What I’m getting at is that writing a crime novel is a uniquely great way to piss off the real people you end up writing about. Especially if they’re family. And what else is a young, inexperienced author supposed to write credibly about?

[Read the full article]

Elisa Gabbert on Writing and Capturing Beginner’s Luck

lithub.com – Saturday September 3, 2022

For a period in the late 2010s, I had the good fortune of belonging to a regular poker game. Whenever someone new would join us, confessing they didn’t really know how to play, my friend Mike and I would tell them, “That means you’re going to win.” And they always did.

Beginner’s luck is real. Poker always depends on luck, but there’s something else, beneath the luck, that feeds the luck, a root system. Beginners aren’t afraid. They have no performance anxiety, because they have nothing to live up to. They don’t know the other players’ habits, so they have no distracting expectations. And they’re not afraid of their own cards, whether they’re especially good or bad, because they don’t know how good or bad their cards are; they have no internalized sense of the odds. They’re unafraid out of ignorance—you might say, unafraid for the wrong reasons—but fearlessness is still an advantage, and it’s a skill you have to relearn. Most players, after their beginner’s luck runs out, stay mediocre because they never do.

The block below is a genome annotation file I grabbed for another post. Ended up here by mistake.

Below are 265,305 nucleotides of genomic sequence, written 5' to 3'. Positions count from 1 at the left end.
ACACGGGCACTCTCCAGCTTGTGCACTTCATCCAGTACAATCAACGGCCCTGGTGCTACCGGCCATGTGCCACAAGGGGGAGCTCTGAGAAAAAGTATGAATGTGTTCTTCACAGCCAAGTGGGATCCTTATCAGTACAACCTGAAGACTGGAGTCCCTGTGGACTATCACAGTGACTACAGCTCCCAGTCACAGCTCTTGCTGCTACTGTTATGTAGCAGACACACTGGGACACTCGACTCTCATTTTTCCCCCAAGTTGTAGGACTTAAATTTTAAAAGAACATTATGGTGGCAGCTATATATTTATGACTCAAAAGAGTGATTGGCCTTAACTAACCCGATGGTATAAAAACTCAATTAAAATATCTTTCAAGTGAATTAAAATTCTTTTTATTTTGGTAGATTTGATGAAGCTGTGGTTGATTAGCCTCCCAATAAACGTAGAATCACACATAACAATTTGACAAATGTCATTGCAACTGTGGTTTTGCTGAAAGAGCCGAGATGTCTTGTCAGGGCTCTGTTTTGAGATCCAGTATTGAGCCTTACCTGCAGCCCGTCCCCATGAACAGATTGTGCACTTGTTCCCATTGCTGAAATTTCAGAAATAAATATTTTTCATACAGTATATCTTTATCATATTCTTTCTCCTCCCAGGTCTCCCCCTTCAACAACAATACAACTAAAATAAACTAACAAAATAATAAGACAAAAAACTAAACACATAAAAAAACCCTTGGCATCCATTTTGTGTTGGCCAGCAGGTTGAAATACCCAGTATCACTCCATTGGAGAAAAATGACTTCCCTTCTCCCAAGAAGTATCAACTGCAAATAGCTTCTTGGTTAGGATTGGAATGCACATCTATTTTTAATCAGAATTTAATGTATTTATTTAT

People say “Trust the process,” but I’ve found there’s a danger in trusting my writing process too much. Once a process becomes fully routinized, I’m not learning anything. I know I can write a short literary essay—what a friend of mine calls an “I noticed a thing” essay—of a thousand or so words. I wrote a book of those. I know I can write a research-based essay of about four thousand words, generally in three sections—almost three subsequent essays that become a super-essay. I wrote a book of those too. I know there’s a certain amount of material, mostly books and other writing, I can consume to have enough interesting thoughts to build an essay around. I didn’t always know that—I had to try and succeed many times in a row first. (The only measure of success: I liked the effect.)